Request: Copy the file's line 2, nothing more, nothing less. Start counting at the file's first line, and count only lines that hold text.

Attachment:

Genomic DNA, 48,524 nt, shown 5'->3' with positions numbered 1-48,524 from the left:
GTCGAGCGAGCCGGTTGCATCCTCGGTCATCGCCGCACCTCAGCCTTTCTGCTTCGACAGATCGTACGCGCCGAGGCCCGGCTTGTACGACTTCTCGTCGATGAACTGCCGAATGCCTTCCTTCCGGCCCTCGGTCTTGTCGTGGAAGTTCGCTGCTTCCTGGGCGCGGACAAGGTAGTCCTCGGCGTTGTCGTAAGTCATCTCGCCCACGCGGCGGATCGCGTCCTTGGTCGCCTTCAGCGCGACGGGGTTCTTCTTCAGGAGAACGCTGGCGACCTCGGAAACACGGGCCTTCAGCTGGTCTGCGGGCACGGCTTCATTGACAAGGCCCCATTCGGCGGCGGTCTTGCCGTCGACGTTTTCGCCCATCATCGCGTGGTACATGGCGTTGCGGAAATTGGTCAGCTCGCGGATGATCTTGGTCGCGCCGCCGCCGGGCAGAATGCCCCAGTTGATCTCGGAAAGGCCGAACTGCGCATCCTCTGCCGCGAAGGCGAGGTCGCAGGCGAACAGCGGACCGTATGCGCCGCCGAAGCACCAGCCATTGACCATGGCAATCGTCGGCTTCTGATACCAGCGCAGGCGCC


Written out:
GTCGAGCGAGCCGGTTGCATCCTCGGTCATCGCCGCACCTCAGCCTTTCTGCTTCGACAGATCGTACGCGCCGAGGCCCGGCTTGTACGACTTCTCGTCGATGAACTGCCGAATGCCTTCCTTCCGGCCCTCGGTCTTGTCGTGGAAGTTCGCTGCTTCCTGGGCGCGGACAAGGTAGTCCTCGGCGTTGTCGTAAGTCATCTCGCCCACGCGGCGGATCGCGTCCTTGGTCGCCTTCAGCGCGACGGGGTTCTTCTTCAGGAGAACGCTGGCGACCTCGGAAACACGGGCCTTCAGCTGGTCTGCGGGCACGGCTTCATTGACAAGGCCCCATTCGGCGGCGGTCTTGCCGTCGACGTTTTCGCCCATCATCGCGTGGTACATGGCGTTGCGGAAATTGGTCAGCTCGCGGATGATCTTGGTCGCGCCGCCGCCGGGCAGAATGCCCCAGTTGATCTCGGAAAGGCCGAACTGCGCATCCTCTGCCGCGAAGGCGAGGTCGCAGGCGAACAGCGGACCGTATGCGCCGCCGAAGCACCAGCCATTGACCATGGCAATCGTCGGCTTCTGATACCAGCGCAGGCGCC